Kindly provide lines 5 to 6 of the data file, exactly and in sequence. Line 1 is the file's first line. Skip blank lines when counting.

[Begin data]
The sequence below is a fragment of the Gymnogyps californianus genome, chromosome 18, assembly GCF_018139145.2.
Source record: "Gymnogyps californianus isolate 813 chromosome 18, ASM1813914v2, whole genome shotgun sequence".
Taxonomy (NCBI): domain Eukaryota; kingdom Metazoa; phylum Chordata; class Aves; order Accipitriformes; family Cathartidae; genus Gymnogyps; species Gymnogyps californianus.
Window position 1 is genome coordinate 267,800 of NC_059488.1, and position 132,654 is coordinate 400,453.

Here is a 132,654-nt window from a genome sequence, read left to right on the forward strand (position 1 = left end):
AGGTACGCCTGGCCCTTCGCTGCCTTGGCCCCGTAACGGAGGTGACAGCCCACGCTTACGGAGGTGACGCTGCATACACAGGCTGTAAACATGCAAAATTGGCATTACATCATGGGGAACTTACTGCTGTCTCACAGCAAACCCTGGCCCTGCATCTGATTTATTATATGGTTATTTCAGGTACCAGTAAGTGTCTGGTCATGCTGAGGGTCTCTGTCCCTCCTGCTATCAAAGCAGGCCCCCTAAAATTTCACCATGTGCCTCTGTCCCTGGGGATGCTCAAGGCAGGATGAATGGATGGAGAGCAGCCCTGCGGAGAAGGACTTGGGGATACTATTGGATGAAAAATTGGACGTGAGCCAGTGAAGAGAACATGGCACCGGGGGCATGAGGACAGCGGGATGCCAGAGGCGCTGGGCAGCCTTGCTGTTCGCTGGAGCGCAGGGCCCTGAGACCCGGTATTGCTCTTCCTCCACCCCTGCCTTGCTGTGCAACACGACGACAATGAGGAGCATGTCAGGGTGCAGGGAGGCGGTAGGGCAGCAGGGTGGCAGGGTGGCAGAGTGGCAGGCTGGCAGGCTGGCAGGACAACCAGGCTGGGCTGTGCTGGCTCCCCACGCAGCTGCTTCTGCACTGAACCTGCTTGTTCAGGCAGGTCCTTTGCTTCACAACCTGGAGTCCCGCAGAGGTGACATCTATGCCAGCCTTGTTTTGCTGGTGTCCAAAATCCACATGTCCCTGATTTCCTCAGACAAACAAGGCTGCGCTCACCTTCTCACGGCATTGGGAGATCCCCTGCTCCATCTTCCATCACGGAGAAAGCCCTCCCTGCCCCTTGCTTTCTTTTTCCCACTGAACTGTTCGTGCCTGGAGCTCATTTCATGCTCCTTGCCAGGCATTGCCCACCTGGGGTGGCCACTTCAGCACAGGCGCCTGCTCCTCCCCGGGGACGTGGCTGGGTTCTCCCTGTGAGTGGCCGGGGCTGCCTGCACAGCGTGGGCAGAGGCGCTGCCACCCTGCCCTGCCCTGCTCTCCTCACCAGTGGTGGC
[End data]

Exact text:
Here is a 132,654-nt window from a genome sequence, read left to right on the forward strand (position 1 = left end):
AGGTACGCCTGGCCCTTCGCTGCCTTGGCCCCGTAACGGAGGTGACAGCCCACGCTTACGGAGGTGACGCTGCATACACAGGCTGTAAACATGCAAAATTGGCATTACATCATGGGGAACTTACTGCTGTCTCACAGCAAACCCTGGCCCTGCATCTGATTTATTATATGGTTATTTCAGGTACCAGTAAGTGTCTGGTCATGCTGAGGGTCTCTGTCCCTCCTGCTATCAAAGCAGGCCCCCTAAAATTTCACCATGTGCCTCTGTCCCTGGGGATGCTCAAGGCAGGATGAATGGATGGAGAGCAGCCCTGCGGAGAAGGACTTGGGGATACTATTGGATGAAAAATTGGACGTGAGCCAGTGAAGAGAACATGGCACCGGGGGCATGAGGACAGCGGGATGCCAGAGGCGCTGGGCAGCCTTGCTGTTCGCTGGAGCGCAGGGCCCTGAGACCCGGTATTGCTCTTCCTCCACCCCTGCCTTGCTGTGCAACACGACGACAATGAGGAGCATGTCAGGGTGCAGGGAGGCGGTAGGGCAGCAGGGTGGCAGGGTGGCAGAGTGGCAGGCTGGCAGGCTGGCAGGACAACCAGGCTGGGCTGTGCTGGCTCCCCACGCAGCTGCTTCTGCACTGAACCTGCTTGTTCAGGCAGGTCCTTTGCTTCACAACCTGGAGTCCCGCAGAGGTGACATCTATGCCAGCCTTGTTTTGCTGGTGTCCAAAATCCACATGTCCCTGATTTCCTCAGACAAACAAGGCTGCGCTCACCTTCTCACGGCATTGGGAGATCCCCTGCTCCATCTTCCATCACGGAGAAAGCCCTCCCTGCCCCTTGCTTTCTTTTTCCCACTGAACTGTTCGTGCCTGGAGCTCATTTCATGCTCCTTGCCAGGCATTGCCCACCTGGGGTGGCCACTTCAGCACAGGCGCCTGCTCCTCCCCGGGGACGTGGCTGGGTTCTCCCTGTGAGTGGCCGGGGCTGCCTGCACAGCGTGGGCAGAGGCGCTGCCACCCTGCCCTGCCCTGCTCTCCTCACCAGTGGTGGC